Time to put your learning hat on! Let’s find out where some of those famous phrases and clichés originated from.
Beginning the second monthly feature culled from my old newsletter days. Sure, it’s a time saver, basically giving me the creative “day off” as I plagiarise myself, but it also is a needed break as I gain more momentum on Book 2, so it’s a win-win.
Three sheets to the wind – from the 1800’s, the “sheet” refers to a rope on a sailboat. Having one loose (blowing in the wind) is considered bad seamanship. So, having three loose…well, you can understand now why it refers to a person seriously drunk!
Balls to the wall – get your head out of that gutter! This phrase actually comes from pilots in the 1950’s. The tops of the handles for their throttles were round, ball-shaped and called (wait for it) balls. Pushing them forwards to the front wall of the cockpit caused the highest and richest mixture of fuel going to the engines. The result was the planes flying at full speed.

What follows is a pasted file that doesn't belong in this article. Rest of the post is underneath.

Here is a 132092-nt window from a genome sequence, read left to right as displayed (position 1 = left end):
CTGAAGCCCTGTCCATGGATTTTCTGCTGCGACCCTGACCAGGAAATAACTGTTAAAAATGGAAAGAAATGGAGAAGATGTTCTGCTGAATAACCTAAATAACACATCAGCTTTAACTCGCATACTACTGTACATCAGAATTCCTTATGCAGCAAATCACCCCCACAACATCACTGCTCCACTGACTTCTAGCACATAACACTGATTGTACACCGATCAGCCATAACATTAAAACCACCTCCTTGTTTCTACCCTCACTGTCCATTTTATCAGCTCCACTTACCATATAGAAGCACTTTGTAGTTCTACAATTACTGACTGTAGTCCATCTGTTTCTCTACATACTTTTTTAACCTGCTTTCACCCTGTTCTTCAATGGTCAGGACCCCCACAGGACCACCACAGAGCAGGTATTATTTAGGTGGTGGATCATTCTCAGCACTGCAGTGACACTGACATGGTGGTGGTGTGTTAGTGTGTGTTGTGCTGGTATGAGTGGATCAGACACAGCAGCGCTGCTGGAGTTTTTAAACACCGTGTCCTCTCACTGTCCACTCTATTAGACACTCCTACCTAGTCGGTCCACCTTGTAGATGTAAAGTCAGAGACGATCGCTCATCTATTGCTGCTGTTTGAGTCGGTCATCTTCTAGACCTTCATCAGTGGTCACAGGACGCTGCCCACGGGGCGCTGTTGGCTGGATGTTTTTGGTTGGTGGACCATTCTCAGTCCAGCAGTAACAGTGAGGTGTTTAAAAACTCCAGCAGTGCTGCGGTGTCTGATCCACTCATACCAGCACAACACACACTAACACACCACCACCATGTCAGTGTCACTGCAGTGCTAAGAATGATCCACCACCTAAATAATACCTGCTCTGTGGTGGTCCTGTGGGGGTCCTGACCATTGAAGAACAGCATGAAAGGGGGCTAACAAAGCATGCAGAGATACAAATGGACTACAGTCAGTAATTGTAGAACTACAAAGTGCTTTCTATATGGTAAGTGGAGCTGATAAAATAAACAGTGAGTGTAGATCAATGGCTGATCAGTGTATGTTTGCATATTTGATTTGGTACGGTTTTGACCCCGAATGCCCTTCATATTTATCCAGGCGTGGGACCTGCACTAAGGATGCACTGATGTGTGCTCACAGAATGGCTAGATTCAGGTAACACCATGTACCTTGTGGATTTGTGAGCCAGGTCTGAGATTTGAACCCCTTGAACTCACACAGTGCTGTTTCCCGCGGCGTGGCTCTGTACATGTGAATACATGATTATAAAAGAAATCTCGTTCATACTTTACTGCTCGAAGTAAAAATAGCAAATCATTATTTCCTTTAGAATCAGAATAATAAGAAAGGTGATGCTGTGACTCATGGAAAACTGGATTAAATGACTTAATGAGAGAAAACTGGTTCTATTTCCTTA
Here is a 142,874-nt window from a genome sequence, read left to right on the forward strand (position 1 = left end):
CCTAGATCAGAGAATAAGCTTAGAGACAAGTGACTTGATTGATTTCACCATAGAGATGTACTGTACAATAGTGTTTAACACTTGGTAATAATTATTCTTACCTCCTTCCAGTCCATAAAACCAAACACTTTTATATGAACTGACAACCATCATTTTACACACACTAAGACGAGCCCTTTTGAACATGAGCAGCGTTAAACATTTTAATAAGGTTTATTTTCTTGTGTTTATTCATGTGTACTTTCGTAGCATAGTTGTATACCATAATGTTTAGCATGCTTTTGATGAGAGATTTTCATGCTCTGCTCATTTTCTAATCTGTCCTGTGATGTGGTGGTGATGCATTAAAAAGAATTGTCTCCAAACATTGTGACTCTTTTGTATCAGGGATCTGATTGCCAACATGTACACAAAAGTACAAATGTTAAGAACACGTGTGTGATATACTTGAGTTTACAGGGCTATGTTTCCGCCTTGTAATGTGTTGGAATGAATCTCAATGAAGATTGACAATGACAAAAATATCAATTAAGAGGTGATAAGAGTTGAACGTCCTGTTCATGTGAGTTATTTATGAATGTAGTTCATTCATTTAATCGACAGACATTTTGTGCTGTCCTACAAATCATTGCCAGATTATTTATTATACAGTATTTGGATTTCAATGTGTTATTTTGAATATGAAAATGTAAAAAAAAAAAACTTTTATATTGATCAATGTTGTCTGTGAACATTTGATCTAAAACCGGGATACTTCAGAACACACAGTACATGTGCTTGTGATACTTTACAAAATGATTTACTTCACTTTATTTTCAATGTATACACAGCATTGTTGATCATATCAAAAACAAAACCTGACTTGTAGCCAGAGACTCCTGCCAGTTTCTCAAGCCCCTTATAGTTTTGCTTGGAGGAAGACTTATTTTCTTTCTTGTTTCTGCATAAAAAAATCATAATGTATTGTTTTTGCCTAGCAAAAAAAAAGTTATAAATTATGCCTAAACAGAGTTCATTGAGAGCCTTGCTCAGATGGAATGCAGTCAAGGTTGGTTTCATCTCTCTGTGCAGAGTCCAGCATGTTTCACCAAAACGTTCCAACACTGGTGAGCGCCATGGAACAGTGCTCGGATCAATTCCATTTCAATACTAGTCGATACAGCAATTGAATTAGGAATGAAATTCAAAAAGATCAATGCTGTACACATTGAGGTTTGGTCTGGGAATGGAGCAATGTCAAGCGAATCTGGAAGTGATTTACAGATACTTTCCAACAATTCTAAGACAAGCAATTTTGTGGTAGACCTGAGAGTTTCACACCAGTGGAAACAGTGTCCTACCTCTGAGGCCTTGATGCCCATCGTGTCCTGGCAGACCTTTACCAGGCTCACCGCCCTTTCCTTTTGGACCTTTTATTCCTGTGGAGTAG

Sweat like a pig – It’s impossible! Pigs are unable to sweat, that’s why they’ll wallow in mud holes (unless a really nice jacuzzi is nearby) to stay cool. The only plausible thought on this phrase is that pigs are assumed to be unclean and dirty (the aforementioned mud), similar to the way many of us look after a particularly long run in the Florida summer sun.
Tomorrow, it’s back to our random, pointless, themeless posts. Not necessarily the same time, but definitely the same channel!